Having Holiday Spirit doesn’t mean being a Welcome doormat - New study underlines the importance of being kind yet assertive with family

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Not being able to say “no” to demanding family members this holiday season could cost you more than money, according to a study by PsychTests.com.

Don’t let the spirit of the holidays coax you into letting others take advantage of your kindness.

The holiday spirit is about being kind and generous, not about letting people walk all over you.

Constantly putting others first and not voicing your wants and needs will leave you feeling helpless, unhappy, and resentful.

The holidays are all about the spirit of giving. According to a a Consumer Reports article, people spend approximately 42 hours on holiday shopping…although one can argue that most of that time is spent in the parking lot searching for a free space. The holiday spirit also encourages us to be kinder and more flexible, even when annoying family members demand more of our time, energy, and patience than we’d like to give. After all, saying “no” and putting our needs first doesn’t align with the holiday season. However, researchers at PsychTests insist that being more assertive with family and putting our foot down is a must.

Analyzing data collected from 12,259 people who took the Emotional Intelligence Test, PsychTests’ researchers compared two different groups:
> People who put others first even when it’s a major inconvenience (categorized as “unassertive Santas”)
> People who won’t put others first when it’s a major inconvenience (“assertive Santas”).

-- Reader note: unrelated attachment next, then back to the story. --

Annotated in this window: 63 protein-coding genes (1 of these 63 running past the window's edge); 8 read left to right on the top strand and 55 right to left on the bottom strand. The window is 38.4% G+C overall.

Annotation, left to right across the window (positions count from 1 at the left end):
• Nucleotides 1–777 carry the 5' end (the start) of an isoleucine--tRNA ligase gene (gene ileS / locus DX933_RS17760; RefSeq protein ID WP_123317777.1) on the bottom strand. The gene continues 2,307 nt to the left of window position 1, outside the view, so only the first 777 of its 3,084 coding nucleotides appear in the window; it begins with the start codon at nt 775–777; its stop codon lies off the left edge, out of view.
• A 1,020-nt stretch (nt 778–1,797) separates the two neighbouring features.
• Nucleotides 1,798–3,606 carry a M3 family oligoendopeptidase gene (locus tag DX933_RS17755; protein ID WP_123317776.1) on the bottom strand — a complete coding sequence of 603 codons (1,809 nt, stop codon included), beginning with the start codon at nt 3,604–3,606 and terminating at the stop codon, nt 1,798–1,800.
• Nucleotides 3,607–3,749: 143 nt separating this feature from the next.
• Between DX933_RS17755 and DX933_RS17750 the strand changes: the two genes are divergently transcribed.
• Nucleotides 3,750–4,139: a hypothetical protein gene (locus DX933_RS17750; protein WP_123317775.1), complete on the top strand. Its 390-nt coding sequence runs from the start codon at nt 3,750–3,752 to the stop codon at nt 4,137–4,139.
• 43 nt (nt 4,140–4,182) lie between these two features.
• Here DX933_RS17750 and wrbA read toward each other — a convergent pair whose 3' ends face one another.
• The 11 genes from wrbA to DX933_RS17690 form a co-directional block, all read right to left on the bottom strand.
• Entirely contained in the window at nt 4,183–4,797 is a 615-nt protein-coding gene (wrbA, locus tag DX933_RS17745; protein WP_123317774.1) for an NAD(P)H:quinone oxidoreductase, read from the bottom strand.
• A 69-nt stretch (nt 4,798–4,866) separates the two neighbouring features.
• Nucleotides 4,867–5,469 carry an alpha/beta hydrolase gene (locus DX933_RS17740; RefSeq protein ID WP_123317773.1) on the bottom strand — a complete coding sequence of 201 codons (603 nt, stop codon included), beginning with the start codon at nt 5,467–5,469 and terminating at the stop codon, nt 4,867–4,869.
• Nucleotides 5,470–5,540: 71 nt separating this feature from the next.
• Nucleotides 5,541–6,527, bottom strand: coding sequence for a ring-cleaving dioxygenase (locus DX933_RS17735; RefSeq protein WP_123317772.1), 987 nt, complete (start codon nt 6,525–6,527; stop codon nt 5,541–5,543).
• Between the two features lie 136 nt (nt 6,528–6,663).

Here’s what the study revealed:

THE WHY - The unassertive Santas said that they grudgingly put others first because…
> 49% of them are not comfortable expressing their feelings, especially negative ones (compared to 27% of Assertive Santas).
> 56% won’t ask for what they want, even when they really want it (compared to    >     > 27% of Assertive Santas).
> 37% are willing to change their attitude, behavior, or appearance in order to please others (compared to 11% of Assertive Santas).
> 45% postpone or avoid conversations about sensitive topics (compared to 23% of Assertive Santas).
> 50% are conflict-avoidant (compared to 23% of Assertive Santas).
> 33% are intimidated by people with strong personalities (compared to 13% of Assertive Santas).
> And 52% admitted that it is very important to them to be liked by everyone (compared to 29% of Assertive Santas).

THE CONSEQUENCES - Unfortunately, when unassertive Santas constantly put others first, they are left with some rather unpleasant feelings:
> 30% feel like they have no control over their lives (compared to 10% of Assertive Santas).
> 52% frequently regret the decisions they make (compared to 22% of Assertive Santas).
> 50% have difficulty letting go of minor annoyances in general (compared to 17% of Assertive Santas).
> 42% berate, insult, or put themselves down (compared to 12% of Assertive Santas).
> And, not surprisingly, half of the sample feels taken advantage of (compared to 12% of Assertive Santas).

Does this mean that the assertive santas are simply selfish and self-absorbed? Not so, according to the researchers at Psychtests. Here are the acts of kindness that both groups committed in recent months:
> Held the door open for someone - 84% of Unassertive Santas and 92% of Assertive Santas
> Bought someone a cup of coffee - 75% of Unassertive Santas and 77% of Assertive Santas.
> Voluntarily ran errands for someone - 86% of Unassertive Santas and of Assertive Santas 79%.